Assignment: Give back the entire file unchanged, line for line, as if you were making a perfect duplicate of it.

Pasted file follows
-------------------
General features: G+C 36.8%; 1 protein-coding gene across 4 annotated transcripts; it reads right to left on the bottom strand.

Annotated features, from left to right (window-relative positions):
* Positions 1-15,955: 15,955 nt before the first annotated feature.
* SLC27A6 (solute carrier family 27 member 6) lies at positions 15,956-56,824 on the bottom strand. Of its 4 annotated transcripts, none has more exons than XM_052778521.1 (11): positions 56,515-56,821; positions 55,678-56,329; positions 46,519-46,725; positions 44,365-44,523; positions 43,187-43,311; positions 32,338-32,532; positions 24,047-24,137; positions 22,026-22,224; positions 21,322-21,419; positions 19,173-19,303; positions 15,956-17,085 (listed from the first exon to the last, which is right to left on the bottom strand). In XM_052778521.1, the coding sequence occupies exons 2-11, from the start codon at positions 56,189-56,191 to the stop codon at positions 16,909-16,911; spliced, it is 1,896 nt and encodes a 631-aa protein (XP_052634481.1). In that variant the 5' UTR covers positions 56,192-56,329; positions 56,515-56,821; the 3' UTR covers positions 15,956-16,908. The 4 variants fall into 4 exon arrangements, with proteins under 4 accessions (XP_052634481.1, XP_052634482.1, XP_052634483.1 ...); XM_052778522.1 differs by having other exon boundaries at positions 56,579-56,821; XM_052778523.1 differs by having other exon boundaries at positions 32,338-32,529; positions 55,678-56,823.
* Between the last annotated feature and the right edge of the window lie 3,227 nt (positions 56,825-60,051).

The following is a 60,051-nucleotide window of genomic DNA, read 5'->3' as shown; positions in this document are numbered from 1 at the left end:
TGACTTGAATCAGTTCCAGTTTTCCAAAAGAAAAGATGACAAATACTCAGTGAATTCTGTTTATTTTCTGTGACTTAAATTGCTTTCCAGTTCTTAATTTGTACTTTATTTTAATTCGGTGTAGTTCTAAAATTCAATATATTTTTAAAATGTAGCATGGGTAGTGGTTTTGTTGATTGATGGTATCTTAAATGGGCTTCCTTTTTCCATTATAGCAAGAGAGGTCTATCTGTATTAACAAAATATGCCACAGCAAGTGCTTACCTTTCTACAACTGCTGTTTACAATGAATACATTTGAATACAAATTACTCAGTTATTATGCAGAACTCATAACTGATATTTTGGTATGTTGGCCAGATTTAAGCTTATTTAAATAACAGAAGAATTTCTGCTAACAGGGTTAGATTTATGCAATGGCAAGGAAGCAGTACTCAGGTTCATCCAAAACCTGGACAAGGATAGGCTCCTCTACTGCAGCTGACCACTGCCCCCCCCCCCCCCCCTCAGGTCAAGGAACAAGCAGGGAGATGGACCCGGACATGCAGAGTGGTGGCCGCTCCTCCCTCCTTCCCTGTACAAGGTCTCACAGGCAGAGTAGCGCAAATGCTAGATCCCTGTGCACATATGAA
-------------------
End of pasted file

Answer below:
General features: G+C 36.8%; 1 protein-coding gene across 4 annotated transcripts; it reads right to left on the bottom strand.

Annotated features, from left to right (window-relative positions):
* Positions 1-15,955: 15,955 nt before the first annotated feature.
* SLC27A6 (solute carrier family 27 member 6) lies at positions 15,956-56,824 on the bottom strand. Of its 4 annotated transcripts, none has more exons than XM_052778521.1 (11): positions 56,515-56,821; positions 55,678-56,329; positions 46,519-46,725; positions 44,365-44,523; positions 43,187-43,311; positions 32,338-32,532; positions 24,047-24,137; positions 22,026-22,224; positions 21,322-21,419; positions 19,173-19,303; positions 15,956-17,085 (listed from the first exon to the last, which is right to left on the bottom strand). In XM_052778521.1, the coding sequence occupies exons 2-11, from the start codon at positions 56,189-56,191 to the stop codon at positions 16,909-16,911; spliced, it is 1,896 nt and encodes a 631-aa protein (XP_052634481.1). In that variant the 5' UTR covers positions 56,192-56,329; positions 56,515-56,821; the 3' UTR covers positions 15,956-16,908. The 4 variants fall into 4 exon arrangements, with proteins under 4 accessions (XP_052634481.1, XP_052634482.1, XP_052634483.1 ...); XM_052778522.1 differs by having other exon boundaries at positions 56,579-56,821; XM_052778523.1 differs by having other exon boundaries at positions 32,338-32,529; positions 55,678-56,823.
* Between the last annotated feature and the right edge of the window lie 3,227 nt (positions 56,825-60,051).

The following is a 60,051-nucleotide window of genomic DNA, read 5'->3' as shown; positions in this document are numbered from 1 at the left end:
TGACTTGAATCAGTTCCAGTTTTCCAAAAGAAAAGATGACAAATACTCAGTGAATTCTGTTTATTTTCTGTGACTTAAATTGCTTTCCAGTTCTTAATTTGTACTTTATTTTAATTCGGTGTAGTTCTAAAATTCAATATATTTTTAAAATGTAGCATGGGTAGTGGTTTTGTTGATTGATGGTATCTTAAATGGGCTTCCTTTTTCCATTATAGCAAGAGAGGTCTATCTGTATTAACAAAATATGCCACAGCAAGTGCTTACCTTTCTACAACTGCTGTTTACAATGAATACATTTGAATACAAATTACTCAGTTATTATGCAGAACTCATAACTGATATTTTGGTATGTTGGCCAGATTTAAGCTTATTTAAATAACAGAAGAATTTCTGCTAACAGGGTTAGATTTATGCAATGGCAAGGAAGCAGTACTCAGGTTCATCCAAAACCTGGACAAGGATAGGCTCCTCTACTGCAGCTGACCACTGCCCCCCCCCCCCCCCCTCAGGTCAAGGAACAAGCAGGGAGATGGACCCGGACATGCAGAGTGGTGGCCGCTCCTCCCTCCTTCCCTGTACAAGGTCTCACAGGCAGAGTAGCGCAAATGCTAGATCCCTGTGCACATATGAA